For some reason, Boeing removed the fuselage jack pads from the fuselage on the "G" models.
The "F" models DO have jack pads.

"Normally", i.e. with the wings on etc, the airplane is jacked using wing jack points, a tail jack pad, AND axle jack pads on each landing gear.

Our problem is, we can't jack using axle jack pads because we want to pull the axles!

So - we considered manufacturing jack pads using locations on some of the biggest frames.

Eventually, we came on a scheme (me and Marty each claim credit, with each going to blame the other if it didn't work...)

We would pick up on the wing/body bottle pin attach points by manufacturing I-beams that would be oriented spanwise (athwartship is the proper term) and extend beyond the body.

  We would then pick up on the ends of the I-beams with jacks and raise the fuselage using those points and the tail jack.

Several serious concerns had to be addressed - namely breaking the fuselage at the wing and tail locations.

Normally, the body integrity is maintained by the major structural elements comprising the wing center box and the horizontal stabilizer center section.  With those removed, the body might want to bend around the open spaces.

  For the tail, the diagonal support beams were supplemented by steel fore-aft beams located at the bottom.  And then a transverse (athwartship) beam was fabricated for a jack pad.

In the case of the wing center box, this presented two problems.
The first occurred when the wing was raised off the fuselage.
Here, the body might want to buckle around the missing wing center box with the nose and tail bending downwards around the opening.  To resolve this problem, belly cradles were installed to support the body until chains were installed across the opening to keep the nose and tail upper sections attached together.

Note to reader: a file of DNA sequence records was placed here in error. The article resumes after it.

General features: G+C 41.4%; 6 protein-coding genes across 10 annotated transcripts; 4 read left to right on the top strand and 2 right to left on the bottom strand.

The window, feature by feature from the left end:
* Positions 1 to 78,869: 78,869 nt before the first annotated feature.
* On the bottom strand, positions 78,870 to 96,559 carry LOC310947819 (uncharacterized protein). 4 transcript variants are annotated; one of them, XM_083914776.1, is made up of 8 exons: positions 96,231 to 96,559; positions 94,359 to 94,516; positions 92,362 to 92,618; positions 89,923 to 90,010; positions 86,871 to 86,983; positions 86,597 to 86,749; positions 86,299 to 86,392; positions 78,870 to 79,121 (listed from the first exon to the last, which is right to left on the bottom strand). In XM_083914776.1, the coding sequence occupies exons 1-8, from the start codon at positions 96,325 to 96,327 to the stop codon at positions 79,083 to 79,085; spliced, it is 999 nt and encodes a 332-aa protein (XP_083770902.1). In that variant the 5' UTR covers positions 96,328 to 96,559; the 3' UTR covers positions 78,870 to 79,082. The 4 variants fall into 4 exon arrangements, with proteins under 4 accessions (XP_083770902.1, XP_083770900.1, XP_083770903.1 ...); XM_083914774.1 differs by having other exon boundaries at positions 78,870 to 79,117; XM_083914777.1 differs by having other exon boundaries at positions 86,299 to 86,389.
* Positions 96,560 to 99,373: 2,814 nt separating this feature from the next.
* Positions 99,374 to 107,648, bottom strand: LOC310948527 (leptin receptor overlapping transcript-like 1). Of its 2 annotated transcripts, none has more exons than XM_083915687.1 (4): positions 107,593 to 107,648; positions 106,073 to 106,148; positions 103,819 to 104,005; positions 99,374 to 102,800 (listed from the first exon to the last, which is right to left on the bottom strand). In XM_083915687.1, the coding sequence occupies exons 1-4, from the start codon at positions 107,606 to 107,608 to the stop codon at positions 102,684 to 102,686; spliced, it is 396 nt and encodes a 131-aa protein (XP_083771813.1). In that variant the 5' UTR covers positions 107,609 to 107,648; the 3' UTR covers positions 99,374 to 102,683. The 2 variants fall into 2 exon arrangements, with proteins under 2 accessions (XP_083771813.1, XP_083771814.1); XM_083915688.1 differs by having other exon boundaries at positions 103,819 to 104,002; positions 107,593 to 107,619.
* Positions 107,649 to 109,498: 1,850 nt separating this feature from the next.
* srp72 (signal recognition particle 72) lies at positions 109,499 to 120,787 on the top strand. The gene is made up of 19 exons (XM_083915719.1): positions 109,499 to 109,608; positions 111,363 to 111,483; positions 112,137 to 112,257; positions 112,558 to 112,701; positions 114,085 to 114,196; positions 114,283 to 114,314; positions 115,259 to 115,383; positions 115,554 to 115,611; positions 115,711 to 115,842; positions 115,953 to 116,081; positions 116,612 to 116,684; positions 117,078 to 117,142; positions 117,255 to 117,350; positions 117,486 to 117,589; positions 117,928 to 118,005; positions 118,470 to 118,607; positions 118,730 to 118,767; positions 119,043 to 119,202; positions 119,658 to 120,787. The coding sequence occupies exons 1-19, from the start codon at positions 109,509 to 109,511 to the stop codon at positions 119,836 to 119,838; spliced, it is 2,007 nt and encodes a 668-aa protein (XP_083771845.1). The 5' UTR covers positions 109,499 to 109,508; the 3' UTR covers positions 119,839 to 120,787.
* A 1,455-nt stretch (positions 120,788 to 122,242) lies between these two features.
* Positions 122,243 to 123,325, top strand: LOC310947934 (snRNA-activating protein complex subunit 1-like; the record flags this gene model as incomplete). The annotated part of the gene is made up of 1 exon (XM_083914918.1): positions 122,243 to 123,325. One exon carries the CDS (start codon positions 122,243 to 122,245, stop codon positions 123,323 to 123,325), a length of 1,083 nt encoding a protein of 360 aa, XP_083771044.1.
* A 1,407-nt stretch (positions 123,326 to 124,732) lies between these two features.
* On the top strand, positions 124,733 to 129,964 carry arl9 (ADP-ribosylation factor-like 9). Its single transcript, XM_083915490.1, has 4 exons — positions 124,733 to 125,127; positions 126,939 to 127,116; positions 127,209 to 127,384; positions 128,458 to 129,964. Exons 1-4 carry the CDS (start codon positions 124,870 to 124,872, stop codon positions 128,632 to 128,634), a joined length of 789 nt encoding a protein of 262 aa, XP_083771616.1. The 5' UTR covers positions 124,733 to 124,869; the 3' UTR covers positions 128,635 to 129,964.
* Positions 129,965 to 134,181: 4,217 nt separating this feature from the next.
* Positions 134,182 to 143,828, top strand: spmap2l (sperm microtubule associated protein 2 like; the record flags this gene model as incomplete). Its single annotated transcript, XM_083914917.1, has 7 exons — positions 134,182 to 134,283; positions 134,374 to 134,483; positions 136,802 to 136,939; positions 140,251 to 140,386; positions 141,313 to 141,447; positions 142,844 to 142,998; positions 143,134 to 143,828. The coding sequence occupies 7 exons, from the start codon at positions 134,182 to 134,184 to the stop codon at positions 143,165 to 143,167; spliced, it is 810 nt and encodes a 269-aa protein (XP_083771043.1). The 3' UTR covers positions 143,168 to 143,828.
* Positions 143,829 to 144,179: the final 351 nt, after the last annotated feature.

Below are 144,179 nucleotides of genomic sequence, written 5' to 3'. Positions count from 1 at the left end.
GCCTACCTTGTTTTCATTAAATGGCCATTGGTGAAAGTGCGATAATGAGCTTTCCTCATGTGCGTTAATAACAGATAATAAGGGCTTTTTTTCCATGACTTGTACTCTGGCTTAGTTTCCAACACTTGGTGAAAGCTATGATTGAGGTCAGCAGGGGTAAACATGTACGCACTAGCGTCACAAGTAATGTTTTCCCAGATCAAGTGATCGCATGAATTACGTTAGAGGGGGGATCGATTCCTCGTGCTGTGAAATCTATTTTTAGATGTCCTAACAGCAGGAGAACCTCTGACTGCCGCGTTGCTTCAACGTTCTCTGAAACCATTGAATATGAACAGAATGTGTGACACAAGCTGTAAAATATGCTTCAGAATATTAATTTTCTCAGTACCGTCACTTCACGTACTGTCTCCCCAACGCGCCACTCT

The chains were installed immediately

Now - for the move - pushing up fore and aft from the landing gear bulkhead locations, the body might want to buckle around the hole with the front and back sections moving upwards.

 To prevent this, steel I-beams were fabricated and  attached where the wing center section normally attached to the upper body.  The combination of the chains and the I-beams provided the structural strength of the missing wing center section.

[As an FYI, this is the same problem I (we) am facing moving two L-1649 Constellations in Maine this summer - one to Germany and one to JFK Airport in NYC.  That airplane has no center wing section - instead, it has two wings with a Butt Line Zero splice join.  In those cases, we will probably fabricate an artificial steel center wing box to keep the fuselage from buckling around the opening.]

Worldwide's Team includes skilled metal workers and a lot steel fab and welding is being performed on-site.



Omega Morgan is a major sub-contractor for steel fabrication and craning.

In many ways, this move looks a lot like a bridge fab job with a lot of very heavy duty steel work in evidence everywhere.  A real indication of the size and complexity of the B-52, and of the skills and expertise of Worldwide.


With the transverse I-beams in place, the fuselage is jacked.

Wing - 2 jacks                                  Tail jack